WASHINGTON • The Hillary Clinton campaign has begun checking the positions, backgrounds and financial dealings of at least three potential vice-presidential candidates, Democrats familiar with the process have said.
The three names are Housing and Urban Development Secretary Julian Castro, Senator Elizabeth Warren of Massachusetts and Senator Timothy Kaine of Virginia.
Mrs Clinton has also begun to winnow a list of more than a dozen potential choices, another senior Democrat said on Tuesday. She is "beginning the process of narrowing a list of qualified candidates", that Democrat said, but is still expected to consider numerous candidates.
Mrs Clinton herself has said only that her top priority is choosing someone who could become president in a heartbeat, but close allies have said she is also focused on picking a partner with whom she is personally comfortable and someone able to rally congressional Democrats and energise the party.
Mrs Clinton's campaign was mum after an Associated Press report on Tuesday naming Mr Kaine, Mrs Warren and Mr Castro as early choices to be vetted, and campaign spokesman Brian Fallon declined to comment.
DON'T KNOW, DON'T TALK
Those who talk don't know, and those who know don't talk.
A SENIOR CLINTON OFFICIAL, on the potential vice-presidential candidates.
"Those who talk don't know, and those who know don't talk," a senior Clinton official said.
The vetting process is being run by Democratic lawyer Jim Hamilton in consultation with campaign chairman John Podesta and outside adviser Cheryl Mills, a long-time Clinton family confidant who served as Mrs Clinton's chief of staff at the State Department, several Democrats said.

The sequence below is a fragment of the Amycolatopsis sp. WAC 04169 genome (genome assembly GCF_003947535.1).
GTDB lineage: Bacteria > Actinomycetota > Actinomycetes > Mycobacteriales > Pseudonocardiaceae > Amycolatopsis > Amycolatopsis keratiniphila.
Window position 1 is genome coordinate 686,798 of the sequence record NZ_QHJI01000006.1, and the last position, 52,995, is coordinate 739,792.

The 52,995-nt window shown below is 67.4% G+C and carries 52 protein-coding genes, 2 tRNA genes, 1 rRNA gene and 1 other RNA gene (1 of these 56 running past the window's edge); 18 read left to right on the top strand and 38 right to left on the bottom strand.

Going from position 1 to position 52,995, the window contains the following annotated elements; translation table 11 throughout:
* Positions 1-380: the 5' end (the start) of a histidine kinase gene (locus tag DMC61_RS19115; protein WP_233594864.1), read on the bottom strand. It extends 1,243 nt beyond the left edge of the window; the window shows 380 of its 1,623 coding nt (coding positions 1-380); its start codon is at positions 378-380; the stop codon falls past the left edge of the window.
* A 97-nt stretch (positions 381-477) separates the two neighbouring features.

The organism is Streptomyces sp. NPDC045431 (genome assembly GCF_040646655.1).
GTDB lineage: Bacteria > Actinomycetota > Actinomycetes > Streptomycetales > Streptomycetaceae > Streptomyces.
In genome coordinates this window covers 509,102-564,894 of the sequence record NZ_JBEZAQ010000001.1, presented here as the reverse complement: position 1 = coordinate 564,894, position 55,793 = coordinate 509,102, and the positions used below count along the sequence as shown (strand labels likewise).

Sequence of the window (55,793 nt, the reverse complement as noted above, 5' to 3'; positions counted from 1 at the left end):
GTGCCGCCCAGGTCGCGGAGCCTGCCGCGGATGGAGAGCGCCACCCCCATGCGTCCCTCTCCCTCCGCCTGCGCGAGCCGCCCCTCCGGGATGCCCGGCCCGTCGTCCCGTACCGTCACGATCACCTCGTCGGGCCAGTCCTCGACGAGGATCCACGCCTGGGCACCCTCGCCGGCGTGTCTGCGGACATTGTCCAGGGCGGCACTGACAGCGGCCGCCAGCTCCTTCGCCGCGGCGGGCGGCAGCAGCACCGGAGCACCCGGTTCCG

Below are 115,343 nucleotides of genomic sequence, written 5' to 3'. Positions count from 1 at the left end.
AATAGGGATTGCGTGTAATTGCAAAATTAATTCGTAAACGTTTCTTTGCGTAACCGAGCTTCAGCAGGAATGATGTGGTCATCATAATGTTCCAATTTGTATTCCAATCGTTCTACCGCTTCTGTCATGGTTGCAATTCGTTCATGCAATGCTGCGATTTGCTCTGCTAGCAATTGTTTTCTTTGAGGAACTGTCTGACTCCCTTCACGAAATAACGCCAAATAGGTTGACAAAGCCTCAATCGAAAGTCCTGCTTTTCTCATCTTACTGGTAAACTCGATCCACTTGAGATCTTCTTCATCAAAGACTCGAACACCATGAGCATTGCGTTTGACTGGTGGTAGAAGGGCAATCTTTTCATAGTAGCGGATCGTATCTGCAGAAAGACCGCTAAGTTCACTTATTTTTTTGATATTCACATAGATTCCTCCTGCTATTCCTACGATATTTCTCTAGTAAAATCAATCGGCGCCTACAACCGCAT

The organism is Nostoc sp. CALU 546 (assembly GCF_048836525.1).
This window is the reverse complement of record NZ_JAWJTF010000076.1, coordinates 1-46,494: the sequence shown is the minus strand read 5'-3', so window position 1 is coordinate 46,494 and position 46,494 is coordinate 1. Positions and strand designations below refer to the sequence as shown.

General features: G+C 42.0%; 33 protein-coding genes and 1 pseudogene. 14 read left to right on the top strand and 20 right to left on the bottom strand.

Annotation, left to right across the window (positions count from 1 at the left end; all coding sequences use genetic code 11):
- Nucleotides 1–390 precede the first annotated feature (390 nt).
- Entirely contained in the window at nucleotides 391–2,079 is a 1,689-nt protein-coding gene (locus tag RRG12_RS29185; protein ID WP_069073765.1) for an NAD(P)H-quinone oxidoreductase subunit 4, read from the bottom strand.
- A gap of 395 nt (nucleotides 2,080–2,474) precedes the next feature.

The circle is wider than those first three names, and others will be vetted, several Democrats familiar with the process said. All those interviewed spoke on condition of anonymity to discuss details of a closely held and ongoing process that they cautioned remains in its early stages.
Two Democrats said they do not expect Mrs Clinton to narrow her list to a couple of finalists until much closer to the Democratic nominating convention in late July. Still, it is "reasonable" to conclude that the circle is narrowing now, one senior Democrat said.
As they attended Tuesday's Senate lunches, some of the Democrats who have been floated as potential Clinton running mates declined to talk about it. Asked whether he was being vetted, Mr Kaine silently winked at reporters.
Although some potential picks, including Labour Secretary Thomas Perez and Representative Xavier Becerra (California), were not among the three people whose vetting Democrats confirmed was under way, that does not mean they might not be considered.
Retired admiral Mike Mullen, a former chairman of the Joint Chiefs of Staff, was also seen as a dark horse candidate. He had been previously vetted by long-time Clinton ally Harold Wolfson when former New York mayor Michael Bloom- berg considered an independent bid for president.
Asked about Mrs Warren, Democratic Senatorial Campaign Committee chairman Jon Tester said: "Is the country ready for two women? I don't know."
Mrs Warren, an icon of the progressive wing, remains the most sought-after Democratic surrogate.
On Tuesday, she starred in a Facebook video ad produced by MoveOn.org. In less than a day, her wonkish explanation of how the taxes of Mr Donald Trump, the presumptive Republican candidate, might reveal deceptive business practices scored 2.2 million views.
In a poll last week conducted by Selzer & Co for Bloomberg Politics, just 5 per cent of Clinton supporters said Mr Kaine would be the best possible pick.
Six per cent suggested Mr Brown, and 35 per cent said Mrs Warren.